JPMorgan Chase & Co. engaged in high-risk proprietary trading under the guise of ordinary hedging, said Senate investigators, who urged U.S. regulators to strengthen the proposed ban on such trades known as the Volcker rule.
Regulators should require banks that hold federally insured deposits to explicitly link positions in derivatives to the underlying risk they are hedging, the Senate’s Permanent Subcommittee on Investigations recommended in a 300-page report released Thursday.
The issue of which trades are hedges and which are risky bets that could destabilize a bank is the crux of a stalemate over the Volcker rule, which was adopted as part of the 2010 Dodd-Frank Act designed to rein in systemic risks. The rule, which is in the final stage of drafting by five U.S. regulators, would restrict the kinds of trades permitted by banks holding deposits insured by taxpayers.
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Banks have lobbied heavily against the Volcker rule, arguing that it will restrict market-making and other standard banking practices.
The report and its recommendations, issued jointly by the committee’s Democrats and Republicans, is expected to increase pressure on regulators to tighten exemptions in the draft Volcker rule. The Volcker rule was one of the most controversial provisions of the Dodd-Frank Act, generating more than 18,000 comment letters from the industry.
Bank officials and regulators are scheduled to be questioned on the report’s findings in a hearing Friday.
“JPMorgan’s chief investment office increased risk by mislabeling the synthetic portfolio as a risk-reducing hedge when it was really involved in proprietary trading,” said Senator John McCain of Arizona, the panel’s top Republican.
Subcommittee Chairman Carl Levin, a Democrat from Michigan who sponsored the Volcker rule, said regulators should close a loophole in an early draft of the rule that would permit broad “portfolio” hedges.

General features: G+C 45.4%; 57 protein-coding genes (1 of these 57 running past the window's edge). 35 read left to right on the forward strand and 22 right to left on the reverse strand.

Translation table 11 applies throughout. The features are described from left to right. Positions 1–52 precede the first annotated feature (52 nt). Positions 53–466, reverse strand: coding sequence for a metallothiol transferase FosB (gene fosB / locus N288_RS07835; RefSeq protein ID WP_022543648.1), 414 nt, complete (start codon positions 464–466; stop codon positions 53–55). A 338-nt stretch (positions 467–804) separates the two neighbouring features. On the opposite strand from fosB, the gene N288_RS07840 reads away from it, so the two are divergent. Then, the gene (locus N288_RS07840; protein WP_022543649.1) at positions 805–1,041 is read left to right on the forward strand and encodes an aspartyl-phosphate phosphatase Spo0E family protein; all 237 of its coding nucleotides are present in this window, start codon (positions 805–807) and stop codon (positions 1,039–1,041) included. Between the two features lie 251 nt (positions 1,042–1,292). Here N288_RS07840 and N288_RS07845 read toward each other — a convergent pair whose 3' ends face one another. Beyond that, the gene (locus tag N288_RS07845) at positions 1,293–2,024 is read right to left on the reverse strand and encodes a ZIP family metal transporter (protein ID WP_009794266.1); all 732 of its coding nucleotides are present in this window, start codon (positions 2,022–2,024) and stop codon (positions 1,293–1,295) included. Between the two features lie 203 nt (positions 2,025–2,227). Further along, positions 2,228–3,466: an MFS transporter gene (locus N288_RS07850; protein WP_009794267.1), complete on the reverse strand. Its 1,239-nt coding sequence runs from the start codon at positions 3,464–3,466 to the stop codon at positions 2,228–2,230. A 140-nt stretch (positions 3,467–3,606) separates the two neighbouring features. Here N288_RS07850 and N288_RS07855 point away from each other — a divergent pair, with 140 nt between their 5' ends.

“We’re going to continue to work very hard for a final rule that does not allow the kind of manipulation, the kind of concoctions that were created here by the bank to be accepted in the name of hedging,” Levin said in a news conference.
The subcommittee released the panel’s findings after a nine-month probe into JPMorgan’s record trading losses that came to light when Bloomberg News first reported them on April 5. The flawed bet on credit derivatives by a trader in London eventually cost the company more than $6.2 billion and stained Chief Executive Officer Jamie Dimon’s 31-year Wall Street career. The trader was dubbed the “London Whale” because the derivatives positions were so large they moved credit markets.
“While we have repeatedly acknowledged significant mistakes, our senior management acted in good faith and never had any intent to mislead anyone,” Mark Kornblau, a spokesman for JPMorgan, said in an e-mail.
Levin and Senator Jeff Merkley, a Democrat from Oregon, sponsored the measure that eventually became known as the Volcker rule in honor of its original proponent, former Federal Reserve Chairman Paul Volcker, and was included in the Dodd-Frank Act. The law bars federally insured banks from proprietary trading, or trading for their own account, while allowing regulators to make exemptions for market-making and hedging.
The subcommittee found that officials at the bank’s main regulator, the Office of the Comptroller of the Currency, expressed skepticism that the trades were a hedge. In a May 2012 internal e-mail, an OCC examiner referred to synthetic credit portfolio as a “make believe voodoo magic ‘composite hedge’.”
Bryan Hubbard, a spokesman for the OCC, said the agency continues to investigate the matter. As a result of the report’s findings on regulators’ shortcomings, the OCC has taken steps to improve its supervision, he said.
“We are very disappointed that the bank misinformed the OCC which hampered our supervisory efforts,” Hubbard said in an e-mailed statement. “We will take additional action as appropriate.”
The subcommittee said the investigation uncovered evidence that bank officials portrayed the losing trades as a hedge when internal communications suggested otherwise.
For instance, in an April 13, 2012, earnings call, former Chief Financial Officer Douglas Braunstein called the positions “consistent” with the Volcker rule. However, two months earlier, the bank made the opposite assessment, the report said.